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What We’re Reading

Emma Komlos-Hrobsky (Assistant Editor, Tin House Magazine): I just dove into my fourth rereading of Julia Child’s memoir, My Life in France. Everyone loves Julia for her bon-vivance and skill and the sanity of her priorities (butter, wine, food that’s about pleasure and artistry rather than consumption). I love her also for her prose. Julia, with an assist from Alex Prud’homme, writes the same way she cooks: with spirit and the right kind of abandon and a lot of exclamatory noise. Her words are a pleasure, even when not buoyed by that speaking voice of hers (although it’s hard not to do said voice in your head as you read).



Holly Laycock (Publicity Intern, Tin House Books)After Rain by William Trevor. I’m currently only two stories deep in Trevor’s short story collection, but am enjoying the depth of his storytelling immensely. Given that the situations the reader is dropped into are rather mundane glimpses of life (i.e. a blind piano tuner’s second marriage), the character he is able to infuse into these seemingly simple people is refreshing and makes for some really honest portrayals.



Rob Spillman (Editor of Tin House): The Situation and the Story: The Art of Personal Narrative by Vivian Gornick. This concise, brilliant treatise on separating out one’s material from narrative and authorial intent should be required reading for all writers. Just started Americanah, by Chimamanda Ngozi Adichie (out in May from Knopf), which fearlessly deals with race in the US, and follows intersecting lives between Nigeria, England, and the US.



Matthew Dickman (Poetry Editor of Tin House): The new, and beautiful, chapbook of poetry from Poor Claudia is amazing! This collection by London poet Marcus Slease, titled Mu (Dream) So (Window), will make you wish there were more than the thirty pages of poetry included in this collection. These are modern lyric ballads that will knock your English-wool socks off!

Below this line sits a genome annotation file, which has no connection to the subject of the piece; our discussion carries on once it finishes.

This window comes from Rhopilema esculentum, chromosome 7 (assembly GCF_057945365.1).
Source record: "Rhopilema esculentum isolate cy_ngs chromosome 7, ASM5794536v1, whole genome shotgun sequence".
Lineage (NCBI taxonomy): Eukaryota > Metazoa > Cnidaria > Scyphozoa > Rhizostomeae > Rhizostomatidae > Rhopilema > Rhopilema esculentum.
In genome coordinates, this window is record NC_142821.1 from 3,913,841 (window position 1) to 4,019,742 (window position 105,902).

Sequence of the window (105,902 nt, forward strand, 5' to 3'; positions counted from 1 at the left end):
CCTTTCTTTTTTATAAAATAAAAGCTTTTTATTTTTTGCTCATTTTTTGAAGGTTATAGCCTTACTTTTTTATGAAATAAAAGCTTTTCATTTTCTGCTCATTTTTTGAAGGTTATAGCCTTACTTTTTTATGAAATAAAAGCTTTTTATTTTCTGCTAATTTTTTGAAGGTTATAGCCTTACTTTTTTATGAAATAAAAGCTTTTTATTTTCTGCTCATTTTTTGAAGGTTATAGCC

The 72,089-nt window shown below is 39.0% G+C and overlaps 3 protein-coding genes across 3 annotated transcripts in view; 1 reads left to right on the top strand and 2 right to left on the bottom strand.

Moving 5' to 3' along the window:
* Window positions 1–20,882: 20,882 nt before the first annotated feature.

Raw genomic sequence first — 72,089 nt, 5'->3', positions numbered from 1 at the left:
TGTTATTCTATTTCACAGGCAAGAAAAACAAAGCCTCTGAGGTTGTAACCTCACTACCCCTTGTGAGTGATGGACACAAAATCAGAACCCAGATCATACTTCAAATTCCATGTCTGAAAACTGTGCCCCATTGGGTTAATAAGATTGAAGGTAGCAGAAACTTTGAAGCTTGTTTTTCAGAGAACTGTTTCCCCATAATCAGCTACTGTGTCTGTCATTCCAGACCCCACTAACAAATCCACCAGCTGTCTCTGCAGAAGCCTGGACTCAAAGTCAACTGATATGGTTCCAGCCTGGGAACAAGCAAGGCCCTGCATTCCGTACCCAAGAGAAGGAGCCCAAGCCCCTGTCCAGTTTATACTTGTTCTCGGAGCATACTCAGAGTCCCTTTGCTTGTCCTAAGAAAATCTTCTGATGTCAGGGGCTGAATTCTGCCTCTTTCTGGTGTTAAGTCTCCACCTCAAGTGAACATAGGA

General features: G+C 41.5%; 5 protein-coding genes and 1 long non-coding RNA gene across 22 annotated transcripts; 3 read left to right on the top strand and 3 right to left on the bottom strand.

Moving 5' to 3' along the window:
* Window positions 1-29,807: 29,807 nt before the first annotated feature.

Heather Hartley (Paris Editor of Tin House)Selected Writings of Blaise Cendrars is a delightful read, especially the long-lined, limpid poem, “Prose of the Transsiberian and of Little Jeanne of France,” with beautiful lines like I was in Moscow, where I was trying to nourish myself with flames / And I was not satisfied with the bell towers and the stations that my eyes turned to stars, as well as a refrain that appears in slightly different form throughout, It was in the time of my adolescence . . I was a bad poet. (I totally relate to his tweenage pain.) The 1962 New Directions edition translated by Walter Albert is full of treats: it’s bilingual, includes a good selection of prose pieces, and has an introduction by Henry Miller who writes that, “Everything [of Cendrars] is written in blood, but a blood that is saturated by starlight.” I hadn’t read Cendrars for a long time, and his work pairs very nicely with everything from early morning espresso to late night last calls. As he laments–advises?–at the end of “Prose of the Transsiberian and of Little Jeanne of France:” I will go to the Lapin Agile to recall my lost youth / And drink a few glasses / Then I’ll return home alone.

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